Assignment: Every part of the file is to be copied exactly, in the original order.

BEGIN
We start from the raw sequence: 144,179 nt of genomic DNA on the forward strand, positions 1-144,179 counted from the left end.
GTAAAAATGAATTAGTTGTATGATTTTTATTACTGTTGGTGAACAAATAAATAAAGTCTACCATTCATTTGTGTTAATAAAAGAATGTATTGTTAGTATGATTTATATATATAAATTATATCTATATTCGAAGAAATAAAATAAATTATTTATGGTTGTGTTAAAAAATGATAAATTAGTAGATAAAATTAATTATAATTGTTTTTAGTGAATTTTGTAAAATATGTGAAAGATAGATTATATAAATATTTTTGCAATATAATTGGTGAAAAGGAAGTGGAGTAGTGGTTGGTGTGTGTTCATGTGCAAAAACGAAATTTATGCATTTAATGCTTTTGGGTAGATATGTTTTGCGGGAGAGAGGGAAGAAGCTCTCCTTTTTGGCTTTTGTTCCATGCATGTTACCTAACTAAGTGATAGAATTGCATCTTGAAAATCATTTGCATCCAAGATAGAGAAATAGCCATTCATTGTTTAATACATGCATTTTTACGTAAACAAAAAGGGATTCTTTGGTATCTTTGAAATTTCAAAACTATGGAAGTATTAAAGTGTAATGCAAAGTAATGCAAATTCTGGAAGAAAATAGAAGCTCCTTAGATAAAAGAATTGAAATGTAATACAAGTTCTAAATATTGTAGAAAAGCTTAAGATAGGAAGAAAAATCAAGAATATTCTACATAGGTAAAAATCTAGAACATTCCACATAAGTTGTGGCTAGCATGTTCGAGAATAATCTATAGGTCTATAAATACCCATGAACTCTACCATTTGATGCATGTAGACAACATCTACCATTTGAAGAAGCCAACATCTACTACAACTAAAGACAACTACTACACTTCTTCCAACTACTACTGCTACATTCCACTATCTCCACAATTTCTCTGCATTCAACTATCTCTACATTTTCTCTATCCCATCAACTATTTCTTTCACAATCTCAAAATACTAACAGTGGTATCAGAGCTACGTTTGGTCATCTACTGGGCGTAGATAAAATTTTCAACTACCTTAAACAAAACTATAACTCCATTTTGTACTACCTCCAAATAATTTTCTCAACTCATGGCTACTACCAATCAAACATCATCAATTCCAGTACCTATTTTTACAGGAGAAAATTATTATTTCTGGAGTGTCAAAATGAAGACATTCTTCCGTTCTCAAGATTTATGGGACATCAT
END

We start from the raw sequence: 144,179 nt of genomic DNA on the forward strand, positions 1-144,179 counted from the left end.
GTAAAAATGAATTAGTTGTATGATTTTTATTACTGTTGGTGAACAAATAAATAAAGTCTACCATTCATTTGTGTTAATAAAAGAATGTATTGTTAGTATGATTTATATATATAAATTATATCTATATTCGAAGAAATAAAATAAATTATTTATGGTTGTGTTAAAAAATGATAAATTAGTAGATAAAATTAATTATAATTGTTTTTAGTGAATTTTGTAAAATATGTGAAAGATAGATTATATAAATATTTTTGCAATATAATTGGTGAAAAGGAAGTGGAGTAGTGGTTGGTGTGTGTTCATGTGCAAAAACGAAATTTATGCATTTAATGCTTTTGGGTAGATATGTTTTGCGGGAGAGAGGGAAGAAGCTCTCCTTTTTGGCTTTTGTTCCATGCATGTTACCTAACTAAGTGATAGAATTGCATCTTGAAAATCATTTGCATCCAAGATAGAGAAATAGCCATTCATTGTTTAATACATGCATTTTTACGTAAACAAAAAGGGATTCTTTGGTATCTTTGAAATTTCAAAACTATGGAAGTATTAAAGTGTAATGCAAAGTAATGCAAATTCTGGAAGAAAATAGAAGCTCCTTAGATAAAAGAATTGAAATGTAATACAAGTTCTAAATATTGTAGAAAAGCTTAAGATAGGAAGAAAAATCAAGAATATTCTACATAGGTAAAAATCTAGAACATTCCACATAAGTTGTGGCTAGCATGTTCGAGAATAATCTATAGGTCTATAAATACCCATGAACTCTACCATTTGATGCATGTAGACAACATCTACCATTTGAAGAAGCCAACATCTACTACAACTAAAGACAACTACTACACTTCTTCCAACTACTACTGCTACATTCCACTATCTCCACAATTTCTCTGCATTCAACTATCTCTACATTTTCTCTATCCCATCAACTATTTCTTTCACAATCTCAAAATACTAACAGTGGTATCAGAGCTACGTTTGGTCATCTACTGGGCGTAGATAAAATTTTCAACTACCTTAAACAAAACTATAACTCCATTTTGTACTACCTCCAAATAATTTTCTCAACTCATGGCTACTACCAATCAAACATCATCAATTCCAGTACCTATTTTTACAGGAGAAAATTATTATTTCTGGAGTGTCAAAATGAAGACATTCTTCCGTTCTCAAGATTTATGGGACATCAT